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Molloy: Politics doesn't penny-pinch

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The Internal Revenue Service Headquarters building in Washington.

“The power to tax is the power to destroy.”

— John Marshall

If you're getting this heavy feeling lately it may be because a little bit of 2016 business is weighing over us. Even though the Christmas trees have been down for a month the last phase of the season of giving is when we write that check to the government in the form of our annual income taxes.

Normally I'm a pretty generous person and don't mind giving out a few shekles to a worthy cause, but government is like a Dickens' character — only it asks for more so often you'd think it was running a PBS pledge drive.

We pay so many varied taxes that I'm amazed that any of us would ever dare walk around barefoot. Property, state, county, federal, school and sales to name a few, and at every transaction those in charge get to pinch a little off the top. Ironic how when the government takes money from you it's considered fiscal responsibility, but if the roles are reversed it's considered a felony.

I might not mind the money grubbing as much if I was guaranteed that the money was being used to make our world a better place, but I look around and I have to wonder who's keeping track of the books, because a great deal of our precious economy is being splurged in some truly spectacular ways. True story: our government spent $150,000 in a study last year to see why politics stresses us out. (Maybe we're stressed because we paid for that kind of groundbreaking research).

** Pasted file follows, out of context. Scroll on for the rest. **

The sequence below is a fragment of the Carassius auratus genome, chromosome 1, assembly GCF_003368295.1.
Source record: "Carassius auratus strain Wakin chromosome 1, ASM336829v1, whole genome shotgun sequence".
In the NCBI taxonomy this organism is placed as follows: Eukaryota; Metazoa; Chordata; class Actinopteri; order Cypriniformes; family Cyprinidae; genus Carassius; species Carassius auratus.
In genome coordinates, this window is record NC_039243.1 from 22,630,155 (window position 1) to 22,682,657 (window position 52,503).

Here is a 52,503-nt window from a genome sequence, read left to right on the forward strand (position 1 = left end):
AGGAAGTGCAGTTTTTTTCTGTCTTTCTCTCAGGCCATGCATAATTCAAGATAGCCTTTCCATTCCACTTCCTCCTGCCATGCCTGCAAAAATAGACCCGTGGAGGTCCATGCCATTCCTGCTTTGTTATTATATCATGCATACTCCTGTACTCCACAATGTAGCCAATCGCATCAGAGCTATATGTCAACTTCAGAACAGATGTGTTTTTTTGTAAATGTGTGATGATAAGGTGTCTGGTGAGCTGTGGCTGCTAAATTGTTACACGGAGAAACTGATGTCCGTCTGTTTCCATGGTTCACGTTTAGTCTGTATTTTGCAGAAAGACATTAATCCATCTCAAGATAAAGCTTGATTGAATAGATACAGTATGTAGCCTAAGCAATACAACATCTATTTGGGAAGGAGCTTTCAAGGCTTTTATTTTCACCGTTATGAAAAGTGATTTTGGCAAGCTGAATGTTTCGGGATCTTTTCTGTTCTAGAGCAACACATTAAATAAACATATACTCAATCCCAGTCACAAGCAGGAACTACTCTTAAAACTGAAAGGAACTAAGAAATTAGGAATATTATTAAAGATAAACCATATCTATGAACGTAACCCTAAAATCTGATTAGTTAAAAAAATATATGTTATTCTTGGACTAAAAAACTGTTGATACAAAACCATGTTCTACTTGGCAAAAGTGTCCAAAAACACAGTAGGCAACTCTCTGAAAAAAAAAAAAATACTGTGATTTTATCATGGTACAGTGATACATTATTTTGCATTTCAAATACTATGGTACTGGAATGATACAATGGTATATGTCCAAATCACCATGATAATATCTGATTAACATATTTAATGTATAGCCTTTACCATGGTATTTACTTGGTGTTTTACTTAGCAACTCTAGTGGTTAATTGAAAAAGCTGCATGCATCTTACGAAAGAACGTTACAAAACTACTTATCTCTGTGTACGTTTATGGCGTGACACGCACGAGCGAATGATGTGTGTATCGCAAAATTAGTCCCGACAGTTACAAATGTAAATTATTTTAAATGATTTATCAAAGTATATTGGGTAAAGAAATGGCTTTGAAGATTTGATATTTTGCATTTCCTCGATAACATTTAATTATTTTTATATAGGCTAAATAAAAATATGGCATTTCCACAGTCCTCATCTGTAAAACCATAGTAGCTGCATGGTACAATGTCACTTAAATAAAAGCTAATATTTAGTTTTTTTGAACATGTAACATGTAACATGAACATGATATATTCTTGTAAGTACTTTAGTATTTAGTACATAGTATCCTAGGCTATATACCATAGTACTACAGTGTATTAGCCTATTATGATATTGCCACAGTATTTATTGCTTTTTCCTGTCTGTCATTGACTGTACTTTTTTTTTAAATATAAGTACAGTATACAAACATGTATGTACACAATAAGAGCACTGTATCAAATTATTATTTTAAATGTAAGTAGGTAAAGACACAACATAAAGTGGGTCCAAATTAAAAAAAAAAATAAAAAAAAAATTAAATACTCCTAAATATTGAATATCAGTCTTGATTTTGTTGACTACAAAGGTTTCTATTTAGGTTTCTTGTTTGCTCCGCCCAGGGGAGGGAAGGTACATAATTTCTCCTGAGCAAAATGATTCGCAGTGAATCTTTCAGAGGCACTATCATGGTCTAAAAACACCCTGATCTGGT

Need more reason to pull your hair out? Do you know how much it cost us to have the leaders of the free world figure out why bugs are attracted to light bulbs? The answer to that important question would be a cool $65,000. Unfortunately there was no word on how many politicians it took to screw it in. If that knowledge is making you think of drinking heavily then you'll be refreshed to hear that a $1.3 million study was done in 2015 to learn why a koozie keeps beer cold on a hot day. The sheer amount of wastefulness is enough to make you run for the hills, but sadly that might not be the wisest choice either seeing as though the federal government gave scientists $900,000 to teach mountain lions to walk on a treadmill — so you know they're in better shape than you are.

These studies are out of this world. And in some cases they actually are, since over $1 million is being spent taste testing foods for a Mars mission that won't actually happen for a few decades. We don't have a crew or a ship but we have a menu if you needed some food for thought. The scary part is that when taxes take a bite out of you, the government already knows what flavor you are. And they're hungry!

Auburn native Bradley Molloy's column appears here each Sunday. He can be reached at


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